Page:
Hart said that from his experience, Somalia was a nation with a “perfect storm of factors” such as a strong proximity to shipping lanes and proliferation of weapons that had contributed to an “extremely high level” of piracy stemming from the country.

With popular shipping routes moving increasingly eastwards from Somalia due to concerns over the dangers of sailing around the Horn of Africa, Hart claimed historical evidence has shown pirates follow these routes, which may in turn have led to the current concerns being expressed in the Maldives.

“Somali pirates have shown over the last few years that they are prepared to move thousands of miles from the coast to target rich environments,” he said. “The Maldives has a popular route for vessels transiting from the Gulf of Aden to the Far East and also for vessels transiting to the Far East from the Middle East.”

As a business, Hart said piracy has originally stemmed from local Somali groups taxing foreign fisherman illegally working within Somali waters and then hijacking their vessels for ransom.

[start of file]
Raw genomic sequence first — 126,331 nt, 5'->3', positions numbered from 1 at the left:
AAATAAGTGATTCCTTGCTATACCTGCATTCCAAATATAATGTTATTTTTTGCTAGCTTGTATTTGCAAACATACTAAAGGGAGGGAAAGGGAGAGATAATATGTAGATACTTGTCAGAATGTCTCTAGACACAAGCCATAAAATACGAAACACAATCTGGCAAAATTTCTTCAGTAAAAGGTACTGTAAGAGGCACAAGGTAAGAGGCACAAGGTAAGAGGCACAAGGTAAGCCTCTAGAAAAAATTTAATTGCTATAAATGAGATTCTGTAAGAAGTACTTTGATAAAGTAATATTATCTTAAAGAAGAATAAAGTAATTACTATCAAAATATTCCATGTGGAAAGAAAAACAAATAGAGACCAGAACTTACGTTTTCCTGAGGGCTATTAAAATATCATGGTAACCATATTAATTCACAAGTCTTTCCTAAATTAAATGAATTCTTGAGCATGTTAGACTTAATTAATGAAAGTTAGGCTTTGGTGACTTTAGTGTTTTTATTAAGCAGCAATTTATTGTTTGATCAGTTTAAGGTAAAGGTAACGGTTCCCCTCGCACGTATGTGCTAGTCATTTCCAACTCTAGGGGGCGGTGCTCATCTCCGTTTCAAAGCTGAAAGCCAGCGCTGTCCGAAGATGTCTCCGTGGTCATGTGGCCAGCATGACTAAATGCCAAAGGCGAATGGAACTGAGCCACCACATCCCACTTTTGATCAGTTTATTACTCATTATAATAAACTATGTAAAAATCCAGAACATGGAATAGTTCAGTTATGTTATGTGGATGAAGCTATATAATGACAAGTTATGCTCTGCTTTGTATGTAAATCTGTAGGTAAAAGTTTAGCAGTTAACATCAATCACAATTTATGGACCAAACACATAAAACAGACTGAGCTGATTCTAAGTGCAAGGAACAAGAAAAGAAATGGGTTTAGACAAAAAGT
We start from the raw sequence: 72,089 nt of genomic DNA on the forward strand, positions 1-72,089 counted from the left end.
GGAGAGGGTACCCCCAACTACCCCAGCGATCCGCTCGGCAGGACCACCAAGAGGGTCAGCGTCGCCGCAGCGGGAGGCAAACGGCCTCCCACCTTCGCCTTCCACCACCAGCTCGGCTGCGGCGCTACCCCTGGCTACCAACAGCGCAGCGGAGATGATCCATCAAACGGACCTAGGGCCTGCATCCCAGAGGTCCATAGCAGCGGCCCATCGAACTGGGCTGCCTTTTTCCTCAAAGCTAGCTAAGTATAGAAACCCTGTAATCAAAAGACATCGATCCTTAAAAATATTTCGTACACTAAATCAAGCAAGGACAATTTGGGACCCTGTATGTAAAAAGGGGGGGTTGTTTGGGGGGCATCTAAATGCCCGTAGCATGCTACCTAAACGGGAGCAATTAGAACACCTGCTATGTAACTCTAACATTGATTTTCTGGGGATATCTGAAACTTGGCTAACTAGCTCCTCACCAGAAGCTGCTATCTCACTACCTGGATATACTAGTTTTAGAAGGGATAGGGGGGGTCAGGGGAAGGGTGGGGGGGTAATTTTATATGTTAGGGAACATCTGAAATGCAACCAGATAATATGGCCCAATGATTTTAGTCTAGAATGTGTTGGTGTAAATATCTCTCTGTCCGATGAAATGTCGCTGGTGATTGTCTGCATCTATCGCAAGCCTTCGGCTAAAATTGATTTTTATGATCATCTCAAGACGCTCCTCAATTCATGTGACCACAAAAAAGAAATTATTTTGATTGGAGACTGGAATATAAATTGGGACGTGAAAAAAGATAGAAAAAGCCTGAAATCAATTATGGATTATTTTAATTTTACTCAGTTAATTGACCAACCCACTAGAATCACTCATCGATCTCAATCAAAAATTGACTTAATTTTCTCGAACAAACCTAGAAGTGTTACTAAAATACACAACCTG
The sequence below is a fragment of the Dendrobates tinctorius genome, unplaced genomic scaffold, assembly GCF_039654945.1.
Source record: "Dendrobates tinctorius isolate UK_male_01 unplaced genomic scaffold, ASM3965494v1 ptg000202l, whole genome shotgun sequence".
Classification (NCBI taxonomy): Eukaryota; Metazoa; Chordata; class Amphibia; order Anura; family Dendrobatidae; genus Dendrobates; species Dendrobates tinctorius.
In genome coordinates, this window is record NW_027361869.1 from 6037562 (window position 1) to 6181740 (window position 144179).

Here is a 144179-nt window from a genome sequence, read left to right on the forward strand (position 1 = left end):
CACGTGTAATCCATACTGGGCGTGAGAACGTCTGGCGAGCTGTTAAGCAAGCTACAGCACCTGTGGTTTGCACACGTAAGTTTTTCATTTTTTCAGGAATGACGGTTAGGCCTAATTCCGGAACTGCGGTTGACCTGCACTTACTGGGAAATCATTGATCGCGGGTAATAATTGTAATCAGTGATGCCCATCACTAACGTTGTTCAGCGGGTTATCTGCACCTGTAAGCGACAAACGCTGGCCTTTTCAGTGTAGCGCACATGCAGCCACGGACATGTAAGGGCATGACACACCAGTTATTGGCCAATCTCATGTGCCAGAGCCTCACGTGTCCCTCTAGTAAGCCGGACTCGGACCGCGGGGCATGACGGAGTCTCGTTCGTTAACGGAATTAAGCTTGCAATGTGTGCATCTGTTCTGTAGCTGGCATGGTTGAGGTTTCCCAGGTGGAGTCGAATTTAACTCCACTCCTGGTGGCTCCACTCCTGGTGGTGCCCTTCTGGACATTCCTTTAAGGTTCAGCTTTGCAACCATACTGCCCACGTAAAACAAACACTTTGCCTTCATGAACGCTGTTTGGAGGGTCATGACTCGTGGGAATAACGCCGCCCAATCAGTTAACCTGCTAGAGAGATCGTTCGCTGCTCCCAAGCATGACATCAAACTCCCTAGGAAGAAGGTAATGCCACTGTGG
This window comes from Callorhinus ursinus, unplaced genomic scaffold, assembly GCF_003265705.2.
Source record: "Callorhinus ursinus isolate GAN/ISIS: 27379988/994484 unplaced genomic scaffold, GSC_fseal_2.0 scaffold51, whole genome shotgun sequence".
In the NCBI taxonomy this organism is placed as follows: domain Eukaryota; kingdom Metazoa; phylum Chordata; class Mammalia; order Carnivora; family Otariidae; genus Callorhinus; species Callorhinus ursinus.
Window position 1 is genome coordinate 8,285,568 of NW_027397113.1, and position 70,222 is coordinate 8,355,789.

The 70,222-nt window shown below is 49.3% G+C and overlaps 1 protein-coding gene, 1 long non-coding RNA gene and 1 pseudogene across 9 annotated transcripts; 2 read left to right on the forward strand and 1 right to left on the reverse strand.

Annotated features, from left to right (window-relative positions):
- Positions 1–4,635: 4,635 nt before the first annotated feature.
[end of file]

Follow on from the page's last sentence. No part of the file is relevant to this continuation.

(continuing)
Early successes led the pirates to become more ambitious in terms of the size of vessels they were targeting, Hart added, with the result that by 2008, the numbers of Somali people turning to piracy for survival or profit “exploded”.

This growth in numbers also saw a correspondingly large area being affected by the country’s piracy.

“In 2008 [piracy] was mostly limited within the Gulf of Aden area,” he said. “It moved further into the Indian Ocean in 2009 and in 2010 it has expanded even further east so that in the last 7-14 days, the majority of the attacks have been around 69-70 E – only a few hundred miles from the Maldives.”

As any expanding global business, Hart explained that piracy has become “a huge industry” for Somalia due to being “extremely lucrative.”